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Tips for Building Connections When Memory Begins to Fade

By Jeff Hill, 9:00 am on January 23, 2015

Memory loss is difficult not only for the senior who is experiencing it, but also family members who witness their senior loved one’s memory slipping. Although it can be a challenge, it is still possible to build meaningful connections with loved ones who are experiencing memory loss. Here are a few tips from the Phoenix home care experts at Home Care Assistance.

Show your senior loved one where they fit in.

Continue to share stories with your loved one and show them pictures that illustrate where they fit into those stories. Seeing pictures featuring people and places helps them feel connected and remember who is who in the family. Older pictures might also help them retain those deep-seated memories.

Refresh your own memory.

We all lose details of people, places, and events as we get older. In order to share favorite tales with your loved one, refresh your own memory about important facts. Talk to others who were around during a memorable time and get their perspective on what happened in order to share a more detailed story with your senior loved one. You could even write out longer stories and read them regularly to your loved one.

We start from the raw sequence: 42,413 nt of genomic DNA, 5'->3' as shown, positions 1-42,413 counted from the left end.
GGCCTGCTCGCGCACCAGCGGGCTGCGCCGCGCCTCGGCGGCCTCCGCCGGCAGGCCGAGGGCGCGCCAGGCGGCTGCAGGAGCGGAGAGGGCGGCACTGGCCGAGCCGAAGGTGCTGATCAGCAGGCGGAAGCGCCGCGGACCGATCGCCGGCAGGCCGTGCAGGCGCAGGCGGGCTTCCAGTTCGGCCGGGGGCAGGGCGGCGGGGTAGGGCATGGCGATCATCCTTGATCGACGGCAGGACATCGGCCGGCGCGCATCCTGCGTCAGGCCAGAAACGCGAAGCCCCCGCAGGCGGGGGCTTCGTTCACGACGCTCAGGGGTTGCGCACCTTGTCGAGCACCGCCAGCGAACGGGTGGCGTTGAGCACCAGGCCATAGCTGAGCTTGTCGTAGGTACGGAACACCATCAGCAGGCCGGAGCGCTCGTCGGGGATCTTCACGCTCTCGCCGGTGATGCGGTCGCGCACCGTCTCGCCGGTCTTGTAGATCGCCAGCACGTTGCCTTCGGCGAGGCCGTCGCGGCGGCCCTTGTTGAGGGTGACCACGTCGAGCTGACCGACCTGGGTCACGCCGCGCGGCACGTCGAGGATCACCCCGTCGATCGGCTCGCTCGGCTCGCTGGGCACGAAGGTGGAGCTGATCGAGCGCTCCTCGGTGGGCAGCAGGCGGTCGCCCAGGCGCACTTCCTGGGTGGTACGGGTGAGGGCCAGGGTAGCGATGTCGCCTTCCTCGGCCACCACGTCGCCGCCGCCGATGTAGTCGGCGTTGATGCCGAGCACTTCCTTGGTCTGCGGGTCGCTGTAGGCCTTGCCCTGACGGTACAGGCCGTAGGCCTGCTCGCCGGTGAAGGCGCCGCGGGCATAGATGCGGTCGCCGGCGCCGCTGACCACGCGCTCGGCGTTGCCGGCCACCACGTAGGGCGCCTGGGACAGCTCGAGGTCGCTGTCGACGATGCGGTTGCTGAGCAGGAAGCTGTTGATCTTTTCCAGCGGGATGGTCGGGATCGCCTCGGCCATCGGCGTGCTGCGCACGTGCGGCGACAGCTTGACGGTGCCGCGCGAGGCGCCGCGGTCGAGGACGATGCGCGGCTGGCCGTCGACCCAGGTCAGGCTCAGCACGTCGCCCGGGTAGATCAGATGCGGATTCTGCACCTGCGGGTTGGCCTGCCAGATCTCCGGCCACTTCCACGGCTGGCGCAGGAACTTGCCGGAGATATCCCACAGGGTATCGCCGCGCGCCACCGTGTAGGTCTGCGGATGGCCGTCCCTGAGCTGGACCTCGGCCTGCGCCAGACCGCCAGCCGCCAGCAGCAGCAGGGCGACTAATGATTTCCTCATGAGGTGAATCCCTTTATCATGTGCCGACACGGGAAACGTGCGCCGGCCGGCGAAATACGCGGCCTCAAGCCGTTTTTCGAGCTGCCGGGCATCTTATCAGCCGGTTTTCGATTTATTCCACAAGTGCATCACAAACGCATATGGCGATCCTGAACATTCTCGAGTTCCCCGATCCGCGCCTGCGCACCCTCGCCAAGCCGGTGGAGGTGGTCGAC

Write notes.

Sharing memories via a neatly written or typed note gives your elderly loved one something to read and re-read whenever he or she wants. Yes, the information may be quickly forgotten but if your loved one still has the capacity to read on his or her own, great memories or sentimental thoughts can be shared over and over again. Notes can also be a sweet sentiment if he or she is having an off day.

Create new memories.

If your loved one is still mobile, a trip to the ice cream shop, park, or mall will give you something to talk and reminisce about later. The outing can make for a meaningful conversation in the days immediately following, and also provide instant conversation topics while out. Make it a regular outing to help your senior loved one familiarize the routine and associate you with the activity.

Establish a new norm.

Since memory loss is an irreversible condition, it is important to understand that this is how things will be. It’s normal to become frustrated when someone cannot remember certain details, but seniors with Alzheimer’s and dementia are still sensitive to negative emotions so take time for yourself, be patient, and establish a new relationship. Focus on creating new traditions, and finding different ways to spend time together.

If your senior loved one is living at home alone and is beginning to show signs of memory loss, Home Care Assistance can help. Our caregivers are compassionate, highly trained, and available 24/7. We also provide dementia and Alzheimer’s caregivers in Phoenix who are trained in our proprietary Cognitive Therapeutic Method, designed to slow cognitive decline and preserve mental acuity. For more information, call (602) 388-1085 to speak with a Care Manager and schedule your free in-home consultation.